This is a topic many of you don’t want to ask about at consultation, because you may feel uncomfortable, and that’s fair enough. It may also not be high on your list of concerns at your first consultation if you’re dealing with considerable pain which goes with the most basic task of walking. Doctors are also often not good at talking about it and have no real information to give to patients on the subject anyway. Whatever the case may be, this is a good place for us tell you what we have found from our own research.
The reason we did this study, is because over the years women have mentioned difficulties with sex before they had their hip replacement. Our own literature search showed that there has been little research done which has specifically looked at this topic.
We studied our female patients under 55 years of age. Patients were give pre- and post-operative questionnaires, which were completely confidential and anonymous. The questions we asked related to frequency of sexual activity, importance of sex and reasons for being able or unable to have sex.
- Two thirds of patients said they found sex difficult because of, pain, stiffness, negative body image, immobility or deformity.
- 87% said that hip arthritis had affected their ability to have sex and about a third of these patients said it had severely affected their ability to have sex.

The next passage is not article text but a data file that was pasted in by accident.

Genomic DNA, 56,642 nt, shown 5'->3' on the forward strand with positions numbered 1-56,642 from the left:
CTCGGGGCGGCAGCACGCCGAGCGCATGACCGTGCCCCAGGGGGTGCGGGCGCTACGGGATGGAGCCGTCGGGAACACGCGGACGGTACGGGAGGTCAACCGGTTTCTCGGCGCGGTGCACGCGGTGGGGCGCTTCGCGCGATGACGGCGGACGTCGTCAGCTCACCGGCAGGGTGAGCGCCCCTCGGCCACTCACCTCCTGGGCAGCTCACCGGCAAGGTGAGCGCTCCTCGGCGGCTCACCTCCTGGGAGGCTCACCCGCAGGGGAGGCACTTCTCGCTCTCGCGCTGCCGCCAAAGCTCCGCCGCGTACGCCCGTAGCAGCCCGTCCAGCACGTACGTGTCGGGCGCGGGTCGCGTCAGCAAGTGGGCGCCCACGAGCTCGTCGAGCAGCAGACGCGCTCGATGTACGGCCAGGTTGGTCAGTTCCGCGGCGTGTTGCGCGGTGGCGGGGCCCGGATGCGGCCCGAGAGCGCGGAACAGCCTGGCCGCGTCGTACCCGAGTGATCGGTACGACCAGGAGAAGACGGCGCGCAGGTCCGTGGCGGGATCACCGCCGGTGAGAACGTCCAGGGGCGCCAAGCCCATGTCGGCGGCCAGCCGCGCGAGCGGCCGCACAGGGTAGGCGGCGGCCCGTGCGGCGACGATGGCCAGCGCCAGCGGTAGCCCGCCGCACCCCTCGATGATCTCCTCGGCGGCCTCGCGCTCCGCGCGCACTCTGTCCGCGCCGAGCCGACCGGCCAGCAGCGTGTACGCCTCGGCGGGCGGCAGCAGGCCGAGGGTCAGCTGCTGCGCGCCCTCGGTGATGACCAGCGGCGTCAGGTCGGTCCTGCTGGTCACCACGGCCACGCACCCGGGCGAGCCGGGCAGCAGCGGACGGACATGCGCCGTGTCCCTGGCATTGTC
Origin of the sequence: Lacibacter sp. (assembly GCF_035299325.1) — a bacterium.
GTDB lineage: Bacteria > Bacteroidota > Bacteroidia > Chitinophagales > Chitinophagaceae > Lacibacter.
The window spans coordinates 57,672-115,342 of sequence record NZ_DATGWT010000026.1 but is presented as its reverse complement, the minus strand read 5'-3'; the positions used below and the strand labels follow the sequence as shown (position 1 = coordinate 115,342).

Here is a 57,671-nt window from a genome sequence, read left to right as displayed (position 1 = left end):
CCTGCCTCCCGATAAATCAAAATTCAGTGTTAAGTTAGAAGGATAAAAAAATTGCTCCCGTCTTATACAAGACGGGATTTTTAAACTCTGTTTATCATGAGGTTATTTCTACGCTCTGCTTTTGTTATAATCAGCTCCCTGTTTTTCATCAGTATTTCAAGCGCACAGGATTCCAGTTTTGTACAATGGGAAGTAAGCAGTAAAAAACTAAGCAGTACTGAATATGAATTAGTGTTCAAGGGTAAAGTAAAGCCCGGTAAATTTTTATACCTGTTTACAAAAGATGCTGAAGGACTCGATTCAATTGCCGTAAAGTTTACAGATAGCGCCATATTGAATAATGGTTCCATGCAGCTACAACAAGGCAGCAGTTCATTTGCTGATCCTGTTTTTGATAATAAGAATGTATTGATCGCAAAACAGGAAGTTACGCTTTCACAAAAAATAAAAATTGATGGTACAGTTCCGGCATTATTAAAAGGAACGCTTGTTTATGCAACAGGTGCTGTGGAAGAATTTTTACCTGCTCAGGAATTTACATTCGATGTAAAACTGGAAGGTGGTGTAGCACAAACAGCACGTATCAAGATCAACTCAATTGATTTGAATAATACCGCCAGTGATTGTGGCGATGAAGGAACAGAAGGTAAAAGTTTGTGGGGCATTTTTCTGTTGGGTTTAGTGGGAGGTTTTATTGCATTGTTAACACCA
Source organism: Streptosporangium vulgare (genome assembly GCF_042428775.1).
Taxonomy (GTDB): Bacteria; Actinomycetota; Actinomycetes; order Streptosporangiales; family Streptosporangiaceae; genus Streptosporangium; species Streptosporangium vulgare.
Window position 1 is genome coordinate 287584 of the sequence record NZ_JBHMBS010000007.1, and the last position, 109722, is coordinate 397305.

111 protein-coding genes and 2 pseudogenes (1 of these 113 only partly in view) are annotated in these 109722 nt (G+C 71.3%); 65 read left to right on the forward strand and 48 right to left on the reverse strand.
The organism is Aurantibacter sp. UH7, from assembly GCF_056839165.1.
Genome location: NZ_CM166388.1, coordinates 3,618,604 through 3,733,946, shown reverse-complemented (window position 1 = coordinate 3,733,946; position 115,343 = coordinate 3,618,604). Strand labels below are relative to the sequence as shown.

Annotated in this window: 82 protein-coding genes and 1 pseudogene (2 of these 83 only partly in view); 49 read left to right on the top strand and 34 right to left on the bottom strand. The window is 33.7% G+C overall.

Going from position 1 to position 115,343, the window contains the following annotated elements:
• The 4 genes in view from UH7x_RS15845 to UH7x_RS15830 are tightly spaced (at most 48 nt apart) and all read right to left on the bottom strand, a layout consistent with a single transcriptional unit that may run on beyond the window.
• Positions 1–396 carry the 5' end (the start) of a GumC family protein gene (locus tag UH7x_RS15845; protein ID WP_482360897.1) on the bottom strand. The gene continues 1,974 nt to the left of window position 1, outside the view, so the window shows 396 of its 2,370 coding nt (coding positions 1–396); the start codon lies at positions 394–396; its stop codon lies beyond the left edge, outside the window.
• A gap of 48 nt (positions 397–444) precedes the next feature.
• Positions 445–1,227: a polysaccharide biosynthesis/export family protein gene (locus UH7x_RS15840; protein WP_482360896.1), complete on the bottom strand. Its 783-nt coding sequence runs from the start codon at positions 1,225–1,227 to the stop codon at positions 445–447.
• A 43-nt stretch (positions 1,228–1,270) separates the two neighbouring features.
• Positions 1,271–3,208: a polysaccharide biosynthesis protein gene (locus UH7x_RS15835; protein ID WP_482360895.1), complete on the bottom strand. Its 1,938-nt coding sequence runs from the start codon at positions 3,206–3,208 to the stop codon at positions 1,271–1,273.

- Seventy percent of patients were concerned about how hip replacement surgery would affect sexual intercourse.
- When we asked the question “How important is returning to sexual activity as a reason for you to undergo hip replacement surgery?” 73% of patients said it was slightly, moderately or very important to them.
- 80% reported resuming intercourse before 8 week post-operative check up.
- 74% said their sexual activity had “improved” or was “back to normal” or they were “back to their sexual prime” after hip replacement surgery.
- Overall, we found that hip replacement surgery has a positive impact on a woman’s ability to have sex.
Now, you may ask, what about the men?
Well, it is a documented phenomenon (in psychological studies) that men tend to overestimate their sexual prowess and frequency when asked about it, so the information we would gather with the same questionnaire, is unlikely to be reliable.